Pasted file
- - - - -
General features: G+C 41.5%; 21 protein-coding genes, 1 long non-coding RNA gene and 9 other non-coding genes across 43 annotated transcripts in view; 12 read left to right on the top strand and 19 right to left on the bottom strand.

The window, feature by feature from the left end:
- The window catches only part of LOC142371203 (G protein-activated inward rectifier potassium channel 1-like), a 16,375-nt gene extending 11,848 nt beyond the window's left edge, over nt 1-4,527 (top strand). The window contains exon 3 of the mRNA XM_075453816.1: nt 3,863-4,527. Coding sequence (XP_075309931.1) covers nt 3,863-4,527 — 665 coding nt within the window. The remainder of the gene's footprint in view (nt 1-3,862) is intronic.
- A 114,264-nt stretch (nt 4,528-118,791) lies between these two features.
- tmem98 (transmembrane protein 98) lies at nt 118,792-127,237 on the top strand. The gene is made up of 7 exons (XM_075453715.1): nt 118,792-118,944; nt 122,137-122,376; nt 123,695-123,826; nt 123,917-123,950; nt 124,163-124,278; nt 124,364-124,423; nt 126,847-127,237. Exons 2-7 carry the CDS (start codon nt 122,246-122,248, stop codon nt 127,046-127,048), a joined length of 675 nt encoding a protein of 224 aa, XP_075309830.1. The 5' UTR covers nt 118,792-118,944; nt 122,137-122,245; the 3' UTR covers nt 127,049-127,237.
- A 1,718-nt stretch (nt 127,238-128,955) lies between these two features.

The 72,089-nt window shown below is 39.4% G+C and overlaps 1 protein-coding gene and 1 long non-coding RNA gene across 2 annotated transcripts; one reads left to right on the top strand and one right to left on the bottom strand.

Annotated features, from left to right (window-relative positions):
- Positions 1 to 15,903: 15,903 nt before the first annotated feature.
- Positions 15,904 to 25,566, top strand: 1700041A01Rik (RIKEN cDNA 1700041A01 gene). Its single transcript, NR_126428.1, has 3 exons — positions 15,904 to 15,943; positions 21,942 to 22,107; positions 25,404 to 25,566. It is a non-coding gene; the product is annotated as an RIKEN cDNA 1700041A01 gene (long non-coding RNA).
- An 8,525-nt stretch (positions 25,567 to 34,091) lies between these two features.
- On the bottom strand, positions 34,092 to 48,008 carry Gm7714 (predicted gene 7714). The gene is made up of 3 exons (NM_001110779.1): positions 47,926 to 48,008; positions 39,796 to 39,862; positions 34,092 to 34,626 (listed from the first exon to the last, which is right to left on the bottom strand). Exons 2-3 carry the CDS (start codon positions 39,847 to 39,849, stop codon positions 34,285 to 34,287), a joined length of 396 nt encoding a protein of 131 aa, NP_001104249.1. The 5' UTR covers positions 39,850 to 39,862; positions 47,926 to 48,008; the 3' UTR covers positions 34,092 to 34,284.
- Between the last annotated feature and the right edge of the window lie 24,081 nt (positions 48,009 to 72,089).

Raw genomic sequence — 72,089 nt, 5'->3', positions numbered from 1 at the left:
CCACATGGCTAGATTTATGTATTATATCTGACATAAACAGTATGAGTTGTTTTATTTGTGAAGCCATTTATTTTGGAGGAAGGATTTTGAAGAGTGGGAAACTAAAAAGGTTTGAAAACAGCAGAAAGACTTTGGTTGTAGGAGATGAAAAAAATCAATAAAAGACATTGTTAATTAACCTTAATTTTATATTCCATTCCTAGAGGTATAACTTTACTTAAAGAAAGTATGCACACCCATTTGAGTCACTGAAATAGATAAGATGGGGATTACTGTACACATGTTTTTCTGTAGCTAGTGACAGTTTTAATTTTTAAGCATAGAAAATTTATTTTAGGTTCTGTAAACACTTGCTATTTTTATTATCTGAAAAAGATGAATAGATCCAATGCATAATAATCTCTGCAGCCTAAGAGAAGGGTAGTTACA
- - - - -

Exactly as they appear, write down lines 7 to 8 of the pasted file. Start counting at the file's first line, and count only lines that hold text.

The 72,089-nt window shown below is 39.4% G+C and overlaps 1 protein-coding gene and 1 long non-coding RNA gene across 2 annotated transcripts; one reads left to right on the top strand and one right to left on the bottom strand.

Annotated features, from left to right (window-relative positions):